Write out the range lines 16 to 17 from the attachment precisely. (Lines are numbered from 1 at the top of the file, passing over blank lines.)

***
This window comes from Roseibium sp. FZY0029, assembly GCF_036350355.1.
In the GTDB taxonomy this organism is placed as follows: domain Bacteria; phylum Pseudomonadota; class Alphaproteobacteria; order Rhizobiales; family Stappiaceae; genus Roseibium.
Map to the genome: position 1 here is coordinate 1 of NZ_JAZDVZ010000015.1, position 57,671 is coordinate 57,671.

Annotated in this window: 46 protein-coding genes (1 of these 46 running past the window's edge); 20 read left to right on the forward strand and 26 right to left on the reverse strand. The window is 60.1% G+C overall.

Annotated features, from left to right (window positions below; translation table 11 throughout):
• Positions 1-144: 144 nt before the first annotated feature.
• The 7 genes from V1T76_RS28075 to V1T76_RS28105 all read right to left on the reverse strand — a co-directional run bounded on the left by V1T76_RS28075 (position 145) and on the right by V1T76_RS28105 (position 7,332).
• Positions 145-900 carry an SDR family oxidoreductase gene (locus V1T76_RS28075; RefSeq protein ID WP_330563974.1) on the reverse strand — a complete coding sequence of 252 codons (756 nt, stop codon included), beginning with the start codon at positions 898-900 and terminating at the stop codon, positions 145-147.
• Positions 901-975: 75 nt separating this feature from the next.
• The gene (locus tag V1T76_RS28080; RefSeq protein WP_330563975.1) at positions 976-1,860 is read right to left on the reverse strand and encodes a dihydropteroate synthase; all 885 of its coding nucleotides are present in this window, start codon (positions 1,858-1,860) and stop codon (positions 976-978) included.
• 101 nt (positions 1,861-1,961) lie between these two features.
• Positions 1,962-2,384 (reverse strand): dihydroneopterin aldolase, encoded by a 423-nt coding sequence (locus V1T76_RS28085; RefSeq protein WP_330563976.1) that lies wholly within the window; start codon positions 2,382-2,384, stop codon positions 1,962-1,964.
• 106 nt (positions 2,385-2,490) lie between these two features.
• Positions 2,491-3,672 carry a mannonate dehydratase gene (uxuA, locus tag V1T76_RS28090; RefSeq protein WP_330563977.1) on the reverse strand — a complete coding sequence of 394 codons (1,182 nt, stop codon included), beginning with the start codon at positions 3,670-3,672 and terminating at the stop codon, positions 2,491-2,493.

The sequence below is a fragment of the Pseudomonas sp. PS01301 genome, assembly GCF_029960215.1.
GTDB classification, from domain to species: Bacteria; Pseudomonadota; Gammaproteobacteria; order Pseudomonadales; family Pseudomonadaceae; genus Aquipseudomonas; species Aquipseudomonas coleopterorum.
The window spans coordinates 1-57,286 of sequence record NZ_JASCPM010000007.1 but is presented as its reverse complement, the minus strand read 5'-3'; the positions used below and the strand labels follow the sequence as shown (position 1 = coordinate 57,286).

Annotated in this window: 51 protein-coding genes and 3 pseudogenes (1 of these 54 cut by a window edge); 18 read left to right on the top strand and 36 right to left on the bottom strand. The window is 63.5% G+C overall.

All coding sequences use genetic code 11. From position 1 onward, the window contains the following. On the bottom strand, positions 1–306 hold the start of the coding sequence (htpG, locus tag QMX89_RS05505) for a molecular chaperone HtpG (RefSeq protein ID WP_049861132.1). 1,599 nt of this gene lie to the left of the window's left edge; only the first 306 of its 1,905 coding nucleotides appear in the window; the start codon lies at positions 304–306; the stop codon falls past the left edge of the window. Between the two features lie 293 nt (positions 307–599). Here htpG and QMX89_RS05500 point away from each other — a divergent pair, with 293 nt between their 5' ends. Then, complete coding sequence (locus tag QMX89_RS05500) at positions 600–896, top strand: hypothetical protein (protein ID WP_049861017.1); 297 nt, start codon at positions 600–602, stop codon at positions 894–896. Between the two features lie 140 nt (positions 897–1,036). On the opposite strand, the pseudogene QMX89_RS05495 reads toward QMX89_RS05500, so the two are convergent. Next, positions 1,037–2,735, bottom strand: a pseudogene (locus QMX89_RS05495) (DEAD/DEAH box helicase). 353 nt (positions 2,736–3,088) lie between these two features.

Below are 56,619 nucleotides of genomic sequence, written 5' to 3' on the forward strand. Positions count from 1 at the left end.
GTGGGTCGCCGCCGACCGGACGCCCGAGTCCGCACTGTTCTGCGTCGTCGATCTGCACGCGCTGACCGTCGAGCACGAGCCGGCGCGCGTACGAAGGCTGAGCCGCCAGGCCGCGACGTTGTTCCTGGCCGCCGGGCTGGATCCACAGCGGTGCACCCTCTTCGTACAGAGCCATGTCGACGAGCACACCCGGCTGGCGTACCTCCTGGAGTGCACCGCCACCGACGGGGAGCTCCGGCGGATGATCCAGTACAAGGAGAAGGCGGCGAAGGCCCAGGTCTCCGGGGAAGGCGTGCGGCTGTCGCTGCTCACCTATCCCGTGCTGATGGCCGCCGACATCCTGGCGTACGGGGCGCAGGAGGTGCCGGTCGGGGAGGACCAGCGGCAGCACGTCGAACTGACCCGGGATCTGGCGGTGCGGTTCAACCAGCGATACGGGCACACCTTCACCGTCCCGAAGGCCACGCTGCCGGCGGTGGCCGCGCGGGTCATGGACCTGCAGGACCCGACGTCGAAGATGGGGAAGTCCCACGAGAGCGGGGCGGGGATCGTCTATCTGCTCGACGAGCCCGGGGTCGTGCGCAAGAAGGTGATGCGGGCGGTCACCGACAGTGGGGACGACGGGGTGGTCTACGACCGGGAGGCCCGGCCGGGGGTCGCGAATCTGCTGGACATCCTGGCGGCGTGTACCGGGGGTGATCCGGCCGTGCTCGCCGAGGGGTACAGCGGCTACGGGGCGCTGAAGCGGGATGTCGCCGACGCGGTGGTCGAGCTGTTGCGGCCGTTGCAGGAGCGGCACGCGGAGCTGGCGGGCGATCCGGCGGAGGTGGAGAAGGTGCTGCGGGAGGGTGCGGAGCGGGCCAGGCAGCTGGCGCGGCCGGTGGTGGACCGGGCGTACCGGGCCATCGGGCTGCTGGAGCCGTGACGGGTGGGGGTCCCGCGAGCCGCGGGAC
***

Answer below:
GTDB classification, from domain to species: Bacteria; Pseudomonadota; Gammaproteobacteria; order Pseudomonadales; family Pseudomonadaceae; genus Aquipseudomonas; species Aquipseudomonas coleopterorum.
The window spans coordinates 1-57,286 of sequence record NZ_JASCPM010000007.1 but is presented as its reverse complement, the minus strand read 5'-3'; the positions used below and the strand labels follow the sequence as shown (position 1 = coordinate 57,286).